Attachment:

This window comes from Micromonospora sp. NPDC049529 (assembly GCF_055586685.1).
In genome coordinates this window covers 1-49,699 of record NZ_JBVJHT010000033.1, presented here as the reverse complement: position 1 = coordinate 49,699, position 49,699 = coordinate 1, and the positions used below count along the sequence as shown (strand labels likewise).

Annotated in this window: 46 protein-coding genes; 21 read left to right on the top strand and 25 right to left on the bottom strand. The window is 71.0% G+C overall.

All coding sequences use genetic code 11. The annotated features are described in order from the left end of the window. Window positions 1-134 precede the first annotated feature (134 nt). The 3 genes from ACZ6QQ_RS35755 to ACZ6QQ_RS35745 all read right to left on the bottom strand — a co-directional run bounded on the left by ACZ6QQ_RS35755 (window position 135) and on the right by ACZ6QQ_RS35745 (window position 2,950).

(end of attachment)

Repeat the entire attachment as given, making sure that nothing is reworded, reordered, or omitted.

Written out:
This window comes from Micromonospora sp. NPDC049529 (assembly GCF_055586685.1).
In genome coordinates this window covers 1-49,699 of record NZ_JBVJHT010000033.1, presented here as the reverse complement: position 1 = coordinate 49,699, position 49,699 = coordinate 1, and the positions used below count along the sequence as shown (strand labels likewise).

Annotated in this window: 46 protein-coding genes; 21 read left to right on the top strand and 25 right to left on the bottom strand. The window is 71.0% G+C overall.

All coding sequences use genetic code 11. The annotated features are described in order from the left end of the window. Window positions 1-134 precede the first annotated feature (134 nt). The 3 genes from ACZ6QQ_RS35755 to ACZ6QQ_RS35745 all read right to left on the bottom strand — a co-directional run bounded on the left by ACZ6QQ_RS35755 (window position 135) and on the right by ACZ6QQ_RS35745 (window position 2,950).